10 young adult books for smart readers of all ages

Here are 10 young adult books for readers of all ages who like to learn.

10. "Blizzard of Glass: The Halifax Explosion of 1917," by Sally M. Walker

(Square Fish, 160 pp.)

A collision of two ships, one loaded with munitions, in Halifax Harbor in 1917 caused an explosion of unparalleled magnitude. “Blizzard of Glass” tells the story of this devastating disaster and the heroic recovery efforts in its aftermath.  


“When Mont-Blanc’s cargo exploded, it was the largest manmade explosion that had ever occurred. It remained so until August 6, 1945, when the atom bomb was dropped on Hiroshima, Japan, during World War II.

“Alan Ruffman and David Simpson, two scientists who later studied the explosive power of Mont-Blanc’s cargo, estimated that the temperature at the center of the explosion was about 9,032 degrees Fahrenheit – more that three times hotter than the temperature needed to melt iron. The initial speed of the shock wave as it traveled out from the explosive cargo was about 5,000 feet per second – nearly five times faster than sound travels through air. No one could outrun the supersonic blast.”

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Dear Reader,

About a year ago, I happened upon this statement about the Monitor in the Harvard Business Review – under the charming heading of “do things that don’t interest you”:

“Many things that end up” being meaningful, writes social scientist Joseph Grenny, “have come from conference workshops, articles, or online videos that began as a chore and ended with an insight. My work in Kenya, for example, was heavily influenced by a Christian Science Monitor article I had forced myself to read 10 years earlier. Sometimes, we call things ‘boring’ simply because they lie outside the box we are currently in.”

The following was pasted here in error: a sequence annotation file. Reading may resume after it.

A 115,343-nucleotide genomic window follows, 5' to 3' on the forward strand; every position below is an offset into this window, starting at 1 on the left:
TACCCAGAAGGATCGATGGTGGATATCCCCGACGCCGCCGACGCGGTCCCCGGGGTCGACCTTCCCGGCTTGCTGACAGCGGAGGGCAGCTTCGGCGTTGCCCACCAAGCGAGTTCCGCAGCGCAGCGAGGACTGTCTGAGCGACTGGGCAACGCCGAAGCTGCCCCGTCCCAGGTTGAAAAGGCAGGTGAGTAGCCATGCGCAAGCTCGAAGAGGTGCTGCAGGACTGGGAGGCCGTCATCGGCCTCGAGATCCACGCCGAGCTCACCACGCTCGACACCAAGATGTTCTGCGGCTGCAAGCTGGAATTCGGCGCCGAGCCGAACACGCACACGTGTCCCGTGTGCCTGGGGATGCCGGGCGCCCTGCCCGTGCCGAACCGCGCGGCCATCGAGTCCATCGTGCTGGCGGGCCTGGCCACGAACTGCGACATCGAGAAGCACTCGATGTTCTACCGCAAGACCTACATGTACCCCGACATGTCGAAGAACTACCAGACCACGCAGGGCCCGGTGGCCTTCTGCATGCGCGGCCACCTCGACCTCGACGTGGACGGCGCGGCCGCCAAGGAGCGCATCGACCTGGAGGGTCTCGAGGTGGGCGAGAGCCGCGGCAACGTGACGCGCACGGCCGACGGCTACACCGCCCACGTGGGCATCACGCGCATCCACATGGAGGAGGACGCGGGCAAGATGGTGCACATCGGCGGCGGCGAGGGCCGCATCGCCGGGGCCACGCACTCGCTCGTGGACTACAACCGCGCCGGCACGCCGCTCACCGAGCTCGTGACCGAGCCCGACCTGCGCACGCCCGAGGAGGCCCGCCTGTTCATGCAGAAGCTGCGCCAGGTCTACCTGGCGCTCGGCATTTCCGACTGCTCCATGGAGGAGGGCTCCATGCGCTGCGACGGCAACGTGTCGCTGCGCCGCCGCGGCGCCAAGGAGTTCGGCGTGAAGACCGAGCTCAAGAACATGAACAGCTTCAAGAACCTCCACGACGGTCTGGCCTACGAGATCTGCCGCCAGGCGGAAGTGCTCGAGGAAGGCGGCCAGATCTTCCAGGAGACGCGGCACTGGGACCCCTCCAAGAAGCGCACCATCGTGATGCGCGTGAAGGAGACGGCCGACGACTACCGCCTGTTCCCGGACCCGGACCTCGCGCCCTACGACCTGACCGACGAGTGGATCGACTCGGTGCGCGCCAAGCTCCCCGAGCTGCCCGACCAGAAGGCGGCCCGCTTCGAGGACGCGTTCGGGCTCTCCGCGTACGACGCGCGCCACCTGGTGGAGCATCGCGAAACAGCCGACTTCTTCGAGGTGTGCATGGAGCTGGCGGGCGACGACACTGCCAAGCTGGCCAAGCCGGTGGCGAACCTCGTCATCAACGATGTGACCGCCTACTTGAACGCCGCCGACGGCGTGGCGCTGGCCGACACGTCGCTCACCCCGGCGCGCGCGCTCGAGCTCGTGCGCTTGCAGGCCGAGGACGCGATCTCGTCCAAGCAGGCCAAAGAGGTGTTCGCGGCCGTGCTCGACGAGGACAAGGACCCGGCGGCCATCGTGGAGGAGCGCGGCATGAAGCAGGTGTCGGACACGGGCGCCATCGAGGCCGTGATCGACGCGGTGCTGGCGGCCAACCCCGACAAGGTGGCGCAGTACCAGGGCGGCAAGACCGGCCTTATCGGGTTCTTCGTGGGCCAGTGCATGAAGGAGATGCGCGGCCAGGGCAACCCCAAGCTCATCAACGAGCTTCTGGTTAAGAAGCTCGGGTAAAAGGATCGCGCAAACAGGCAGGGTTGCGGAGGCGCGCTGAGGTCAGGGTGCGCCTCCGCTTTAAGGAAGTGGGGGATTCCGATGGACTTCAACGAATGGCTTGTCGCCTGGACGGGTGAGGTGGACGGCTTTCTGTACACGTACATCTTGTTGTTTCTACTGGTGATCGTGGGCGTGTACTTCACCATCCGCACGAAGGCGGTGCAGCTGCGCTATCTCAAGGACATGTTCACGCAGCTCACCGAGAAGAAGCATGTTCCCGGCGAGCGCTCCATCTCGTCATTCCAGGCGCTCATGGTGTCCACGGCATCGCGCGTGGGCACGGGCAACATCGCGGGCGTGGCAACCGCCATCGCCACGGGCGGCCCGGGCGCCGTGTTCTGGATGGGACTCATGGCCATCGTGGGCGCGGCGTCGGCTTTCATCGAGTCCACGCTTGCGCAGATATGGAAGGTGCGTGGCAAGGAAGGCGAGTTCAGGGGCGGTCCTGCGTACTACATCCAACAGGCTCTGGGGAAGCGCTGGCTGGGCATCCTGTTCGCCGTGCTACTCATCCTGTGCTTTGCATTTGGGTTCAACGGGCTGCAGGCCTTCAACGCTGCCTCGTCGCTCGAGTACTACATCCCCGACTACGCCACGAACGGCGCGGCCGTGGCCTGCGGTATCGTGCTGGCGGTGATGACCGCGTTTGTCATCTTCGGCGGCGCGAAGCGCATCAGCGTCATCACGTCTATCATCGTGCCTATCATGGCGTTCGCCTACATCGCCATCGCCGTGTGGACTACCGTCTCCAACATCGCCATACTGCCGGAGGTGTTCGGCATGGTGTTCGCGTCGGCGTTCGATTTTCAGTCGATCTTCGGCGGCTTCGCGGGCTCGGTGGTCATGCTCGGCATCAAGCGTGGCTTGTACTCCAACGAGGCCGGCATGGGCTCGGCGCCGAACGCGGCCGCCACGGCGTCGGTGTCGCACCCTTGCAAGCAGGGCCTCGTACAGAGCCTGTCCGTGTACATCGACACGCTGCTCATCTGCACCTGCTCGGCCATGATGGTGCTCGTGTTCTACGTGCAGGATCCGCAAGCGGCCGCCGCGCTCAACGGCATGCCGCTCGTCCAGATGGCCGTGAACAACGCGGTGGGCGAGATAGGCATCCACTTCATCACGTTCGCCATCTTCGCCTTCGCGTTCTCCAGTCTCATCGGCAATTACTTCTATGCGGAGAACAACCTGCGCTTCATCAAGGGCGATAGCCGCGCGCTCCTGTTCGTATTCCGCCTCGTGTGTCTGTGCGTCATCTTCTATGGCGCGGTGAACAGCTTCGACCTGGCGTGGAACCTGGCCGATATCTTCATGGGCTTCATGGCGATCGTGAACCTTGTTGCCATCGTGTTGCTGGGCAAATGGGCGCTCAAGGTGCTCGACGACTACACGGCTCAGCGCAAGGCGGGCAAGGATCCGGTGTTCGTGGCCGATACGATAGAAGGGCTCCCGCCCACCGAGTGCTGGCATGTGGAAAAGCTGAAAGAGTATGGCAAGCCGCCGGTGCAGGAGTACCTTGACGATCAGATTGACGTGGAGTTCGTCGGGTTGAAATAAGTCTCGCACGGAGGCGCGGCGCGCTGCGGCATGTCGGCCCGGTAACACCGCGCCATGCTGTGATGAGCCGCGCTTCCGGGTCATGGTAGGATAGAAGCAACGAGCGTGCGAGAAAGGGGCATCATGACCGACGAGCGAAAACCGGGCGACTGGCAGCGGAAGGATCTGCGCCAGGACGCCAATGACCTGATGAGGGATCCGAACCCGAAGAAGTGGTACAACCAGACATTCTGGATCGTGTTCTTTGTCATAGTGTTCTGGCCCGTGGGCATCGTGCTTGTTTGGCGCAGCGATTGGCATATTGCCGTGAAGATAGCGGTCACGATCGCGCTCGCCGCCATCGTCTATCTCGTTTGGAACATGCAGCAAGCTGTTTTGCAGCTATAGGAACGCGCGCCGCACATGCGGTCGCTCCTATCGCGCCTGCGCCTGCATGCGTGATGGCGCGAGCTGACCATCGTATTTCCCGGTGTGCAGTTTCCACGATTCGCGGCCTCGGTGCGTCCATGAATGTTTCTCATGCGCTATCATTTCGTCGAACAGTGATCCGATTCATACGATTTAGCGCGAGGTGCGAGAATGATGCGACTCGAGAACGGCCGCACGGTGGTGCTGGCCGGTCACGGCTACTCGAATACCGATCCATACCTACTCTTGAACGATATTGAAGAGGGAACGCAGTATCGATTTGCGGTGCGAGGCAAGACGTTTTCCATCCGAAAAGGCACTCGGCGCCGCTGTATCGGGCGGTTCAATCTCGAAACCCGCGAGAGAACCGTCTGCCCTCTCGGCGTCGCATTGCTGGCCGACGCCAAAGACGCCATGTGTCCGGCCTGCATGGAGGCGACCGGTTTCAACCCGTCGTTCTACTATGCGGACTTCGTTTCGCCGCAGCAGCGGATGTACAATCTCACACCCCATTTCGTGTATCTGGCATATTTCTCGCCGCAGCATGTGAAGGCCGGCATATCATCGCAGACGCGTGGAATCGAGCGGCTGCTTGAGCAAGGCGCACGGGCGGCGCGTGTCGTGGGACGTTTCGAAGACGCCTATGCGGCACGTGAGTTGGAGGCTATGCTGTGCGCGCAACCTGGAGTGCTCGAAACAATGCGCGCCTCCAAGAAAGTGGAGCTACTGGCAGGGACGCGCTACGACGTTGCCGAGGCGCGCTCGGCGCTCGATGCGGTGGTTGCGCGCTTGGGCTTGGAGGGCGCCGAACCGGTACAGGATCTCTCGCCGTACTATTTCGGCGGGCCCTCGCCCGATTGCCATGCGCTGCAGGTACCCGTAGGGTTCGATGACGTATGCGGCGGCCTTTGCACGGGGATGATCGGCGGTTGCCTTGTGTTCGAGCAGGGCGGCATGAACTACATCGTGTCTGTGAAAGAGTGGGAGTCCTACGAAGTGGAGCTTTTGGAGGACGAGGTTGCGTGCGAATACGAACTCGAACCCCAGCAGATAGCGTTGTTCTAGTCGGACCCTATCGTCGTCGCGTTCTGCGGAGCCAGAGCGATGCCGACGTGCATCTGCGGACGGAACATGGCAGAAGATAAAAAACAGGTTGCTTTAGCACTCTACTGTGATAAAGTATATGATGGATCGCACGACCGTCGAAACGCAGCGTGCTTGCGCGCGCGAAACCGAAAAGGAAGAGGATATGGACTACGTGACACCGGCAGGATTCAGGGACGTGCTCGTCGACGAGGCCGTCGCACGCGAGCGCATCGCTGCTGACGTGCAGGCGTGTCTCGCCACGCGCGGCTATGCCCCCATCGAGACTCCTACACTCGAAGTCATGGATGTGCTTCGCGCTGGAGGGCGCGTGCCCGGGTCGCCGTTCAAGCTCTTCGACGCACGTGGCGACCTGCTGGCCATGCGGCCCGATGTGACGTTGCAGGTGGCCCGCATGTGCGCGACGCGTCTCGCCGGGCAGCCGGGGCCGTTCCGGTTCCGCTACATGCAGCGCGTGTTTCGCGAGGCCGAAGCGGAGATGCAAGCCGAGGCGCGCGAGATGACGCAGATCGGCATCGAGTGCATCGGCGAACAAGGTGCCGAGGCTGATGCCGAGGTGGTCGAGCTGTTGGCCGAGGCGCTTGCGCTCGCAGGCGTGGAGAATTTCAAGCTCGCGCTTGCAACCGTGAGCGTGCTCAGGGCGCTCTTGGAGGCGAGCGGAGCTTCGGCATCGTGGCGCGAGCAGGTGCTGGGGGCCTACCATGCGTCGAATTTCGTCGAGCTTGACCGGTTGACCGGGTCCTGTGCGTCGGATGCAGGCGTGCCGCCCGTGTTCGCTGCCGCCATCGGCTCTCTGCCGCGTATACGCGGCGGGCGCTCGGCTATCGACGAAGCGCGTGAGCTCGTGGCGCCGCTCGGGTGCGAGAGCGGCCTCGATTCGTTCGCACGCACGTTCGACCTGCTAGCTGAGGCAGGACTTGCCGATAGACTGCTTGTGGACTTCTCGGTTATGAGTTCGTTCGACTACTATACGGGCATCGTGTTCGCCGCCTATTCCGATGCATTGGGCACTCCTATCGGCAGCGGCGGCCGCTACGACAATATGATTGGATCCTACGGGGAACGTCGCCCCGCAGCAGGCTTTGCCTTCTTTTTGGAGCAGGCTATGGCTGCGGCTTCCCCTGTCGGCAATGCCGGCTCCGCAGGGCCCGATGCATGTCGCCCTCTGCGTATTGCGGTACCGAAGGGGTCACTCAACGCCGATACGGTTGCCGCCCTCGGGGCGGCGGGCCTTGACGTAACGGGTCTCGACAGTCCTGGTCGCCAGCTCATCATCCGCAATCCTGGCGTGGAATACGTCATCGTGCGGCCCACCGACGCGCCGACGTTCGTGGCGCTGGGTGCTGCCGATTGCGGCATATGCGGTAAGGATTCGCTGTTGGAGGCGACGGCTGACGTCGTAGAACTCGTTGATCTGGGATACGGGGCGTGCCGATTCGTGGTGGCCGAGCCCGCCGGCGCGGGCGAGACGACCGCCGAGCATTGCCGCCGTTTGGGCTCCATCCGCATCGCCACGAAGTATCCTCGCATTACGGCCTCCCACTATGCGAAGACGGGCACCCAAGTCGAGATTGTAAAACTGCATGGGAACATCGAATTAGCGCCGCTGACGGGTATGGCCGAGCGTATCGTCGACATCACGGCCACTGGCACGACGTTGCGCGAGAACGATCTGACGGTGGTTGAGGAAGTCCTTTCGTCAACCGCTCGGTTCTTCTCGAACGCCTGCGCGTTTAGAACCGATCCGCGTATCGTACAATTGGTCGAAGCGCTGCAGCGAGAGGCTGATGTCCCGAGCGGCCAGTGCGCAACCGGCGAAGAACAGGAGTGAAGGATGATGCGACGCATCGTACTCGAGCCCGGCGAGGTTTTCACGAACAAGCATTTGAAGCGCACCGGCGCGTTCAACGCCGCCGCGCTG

If you were to come up with a punchline to a joke about the Monitor, that would probably be it. We’re seen as being global, fair, insightful, and perhaps a bit too earnest. We’re the bran muffin of journalism.

But you know what? We change lives. And I’m going to argue that we change lives precisely because we force open that too-small box that most human beings think they live in.

The Monitor is a peculiar little publication that’s hard for the world to figure out. We’re run by a church, but we’re not only for church members and we’re not about converting people. We’re known as being fair even as the world becomes as polarized as at any time since the newspaper’s founding in 1908.

We have a mission beyond circulation, we want to bridge divides. We’re about kicking down the door of thought everywhere and saying, “You are bigger and more capable than you realize. And we can prove it.”

If you’re looking for bran muffin journalism, you can subscribe to the Monitor for $15. You’ll get the Monitor Weekly magazine, the Monitor Daily email, and unlimited access to CSMonitor.com.

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